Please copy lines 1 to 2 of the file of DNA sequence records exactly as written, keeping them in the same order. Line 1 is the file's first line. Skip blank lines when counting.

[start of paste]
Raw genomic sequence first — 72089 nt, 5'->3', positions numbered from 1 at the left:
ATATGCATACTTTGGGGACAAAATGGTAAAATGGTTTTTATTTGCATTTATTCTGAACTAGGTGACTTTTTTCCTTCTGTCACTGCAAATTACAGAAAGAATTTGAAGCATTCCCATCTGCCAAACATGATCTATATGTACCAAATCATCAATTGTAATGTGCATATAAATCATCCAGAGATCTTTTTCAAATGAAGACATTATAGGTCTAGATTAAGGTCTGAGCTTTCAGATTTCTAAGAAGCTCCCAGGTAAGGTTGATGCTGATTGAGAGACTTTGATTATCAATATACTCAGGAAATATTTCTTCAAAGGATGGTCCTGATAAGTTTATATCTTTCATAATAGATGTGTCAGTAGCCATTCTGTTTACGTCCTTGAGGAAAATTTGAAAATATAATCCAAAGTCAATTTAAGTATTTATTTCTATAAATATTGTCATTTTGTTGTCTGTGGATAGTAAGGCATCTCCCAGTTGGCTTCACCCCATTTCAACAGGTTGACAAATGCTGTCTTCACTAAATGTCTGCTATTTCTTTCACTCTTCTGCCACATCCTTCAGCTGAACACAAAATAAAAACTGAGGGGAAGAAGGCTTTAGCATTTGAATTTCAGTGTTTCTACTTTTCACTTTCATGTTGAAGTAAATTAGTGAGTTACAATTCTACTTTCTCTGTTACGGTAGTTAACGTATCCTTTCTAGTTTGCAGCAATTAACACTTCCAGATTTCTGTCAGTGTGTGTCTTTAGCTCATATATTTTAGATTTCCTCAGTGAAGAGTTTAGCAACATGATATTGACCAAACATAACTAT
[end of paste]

Raw genomic sequence first — 72089 nt, 5'->3', positions numbered from 1 at the left:
ATATGCATACTTTGGGGACAAAATGGTAAAATGGTTTTTATTTGCATTTATTCTGAACTAGGTGACTTTTTTCCTTCTGTCACTGCAAATTACAGAAAGAATTTGAAGCATTCCCATCTGCCAAACATGATCTATATGTACCAAATCATCAATTGTAATGTGCATATAAATCATCCAGAGATCTTTTTCAAATGAAGACATTATAGGTCTAGATTAAGGTCTGAGCTTTCAGATTTCTAAGAAGCTCCCAGGTAAGGTTGATGCTGATTGAGAGACTTTGATTATCAATATACTCAGGAAATATTTCTTCAAAGGATGGTCCTGATAAGTTTATATCTTTCATAATAGATGTGTCAGTAGCCATTCTGTTTACGTCCTTGAGGAAAATTTGAAAATATAATCCAAAGTCAATTTAAGTATTTATTTCTATAAATATTGTCATTTTGTTGTCTGTGGATAGTAAGGCATCTCCCAGTTGGCTTCACCCCATTTCAACAGGTTGACAAATGCTGTCTTCACTAAATGTCTGCTATTTCTTTCACTCTTCTGCCACATCCTTCAGCTGAACACAAAATAAAAACTGAGGGGAAGAAGGCTTTAGCATTTGAATTTCAGTGTTTCTACTTTTCACTTTCATGTTGAAGTAAATTAGTGAGTTACAATTCTACTTTCTCTGTTACGGTAGTTAACGTATCCTTTCTAGTTTGCAGCAATTAACACTTCCAGATTTCTGTCAGTGTGTGTCTTTAGCTCATATATTTTAGATTTCCTCAGTGAAGAGTTTAGCAACATGATATTGACCAAACATAACTAT